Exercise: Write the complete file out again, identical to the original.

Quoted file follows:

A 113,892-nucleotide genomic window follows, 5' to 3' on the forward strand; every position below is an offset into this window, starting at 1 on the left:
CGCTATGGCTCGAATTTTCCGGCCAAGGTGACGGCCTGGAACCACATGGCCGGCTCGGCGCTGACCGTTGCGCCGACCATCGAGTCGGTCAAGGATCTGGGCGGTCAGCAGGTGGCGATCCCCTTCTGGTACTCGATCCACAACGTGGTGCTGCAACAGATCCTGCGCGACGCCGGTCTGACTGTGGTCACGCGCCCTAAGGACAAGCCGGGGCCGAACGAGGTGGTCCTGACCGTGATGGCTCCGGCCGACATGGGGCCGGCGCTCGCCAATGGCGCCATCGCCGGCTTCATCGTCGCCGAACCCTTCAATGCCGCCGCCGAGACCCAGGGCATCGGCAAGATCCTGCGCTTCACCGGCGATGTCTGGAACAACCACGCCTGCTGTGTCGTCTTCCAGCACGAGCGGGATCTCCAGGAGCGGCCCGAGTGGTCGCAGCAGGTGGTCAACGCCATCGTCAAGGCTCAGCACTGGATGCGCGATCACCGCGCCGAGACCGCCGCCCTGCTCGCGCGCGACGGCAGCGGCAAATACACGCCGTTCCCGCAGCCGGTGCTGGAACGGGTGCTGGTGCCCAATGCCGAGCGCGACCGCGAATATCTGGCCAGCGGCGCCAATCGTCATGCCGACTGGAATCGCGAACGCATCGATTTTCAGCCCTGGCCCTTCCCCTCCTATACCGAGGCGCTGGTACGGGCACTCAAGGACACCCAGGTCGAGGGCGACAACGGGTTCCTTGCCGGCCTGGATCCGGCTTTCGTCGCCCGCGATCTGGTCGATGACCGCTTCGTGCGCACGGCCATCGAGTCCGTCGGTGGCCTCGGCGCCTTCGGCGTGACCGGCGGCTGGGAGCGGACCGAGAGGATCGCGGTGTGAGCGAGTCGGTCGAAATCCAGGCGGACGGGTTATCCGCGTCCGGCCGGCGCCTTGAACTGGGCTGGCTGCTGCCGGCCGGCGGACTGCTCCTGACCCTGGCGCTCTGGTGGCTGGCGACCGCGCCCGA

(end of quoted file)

A 113,892-nucleotide genomic window follows, 5' to 3' on the forward strand; every position below is an offset into this window, starting at 1 on the left:
CGCTATGGCTCGAATTTTCCGGCCAAGGTGACGGCCTGGAACCACATGGCCGGCTCGGCGCTGACCGTTGCGCCGACCATCGAGTCGGTCAAGGATCTGGGCGGTCAGCAGGTGGCGATCCCCTTCTGGTACTCGATCCACAACGTGGTGCTGCAACAGATCCTGCGCGACGCCGGTCTGACTGTGGTCACGCGCCCTAAGGACAAGCCGGGGCCGAACGAGGTGGTCCTGACCGTGATGGCTCCGGCCGACATGGGGCCGGCGCTCGCCAATGGCGCCATCGCCGGCTTCATCGTCGCCGAACCCTTCAATGCCGCCGCCGAGACCCAGGGCATCGGCAAGATCCTGCGCTTCACCGGCGATGTCTGGAACAACCACGCCTGCTGTGTCGTCTTCCAGCACGAGCGGGATCTCCAGGAGCGGCCCGAGTGGTCGCAGCAGGTGGTCAACGCCATCGTCAAGGCTCAGCACTGGATGCGCGATCACCGCGCCGAGACCGCCGCCCTGCTCGCGCGCGACGGCAGCGGCAAATACACGCCGTTCCCGCAGCCGGTGCTGGAACGGGTGCTGGTGCCCAATGCCGAGCGCGACCGCGAATATCTGGCCAGCGGCGCCAATCGTCATGCCGACTGGAATCGCGAACGCATCGATTTTCAGCCCTGGCCCTTCCCCTCCTATACCGAGGCGCTGGTACGGGCACTCAAGGACACCCAGGTCGAGGGCGACAACGGGTTCCTTGCCGGCCTGGATCCGGCTTTCGTCGCCCGCGATCTGGTCGATGACCGCTTCGTGCGCACGGCCATCGAGTCCGTCGGTGGCCTCGGCGCCTTCGGCGTGACCGGCGGCTGGGAGCGGACCGAGAGGATCGCGGTGTGAGCGAGTCGGTCGAAATCCAGGCGGACGGGTTATCCGCGTCCGGCCGGCGCCTTGAACTGGGCTGGCTGCTGCCGGCCGGCGGACTGCTCCTGACCCTGGCGCTCTGGTGGCTGGCGACCGCGCCCGA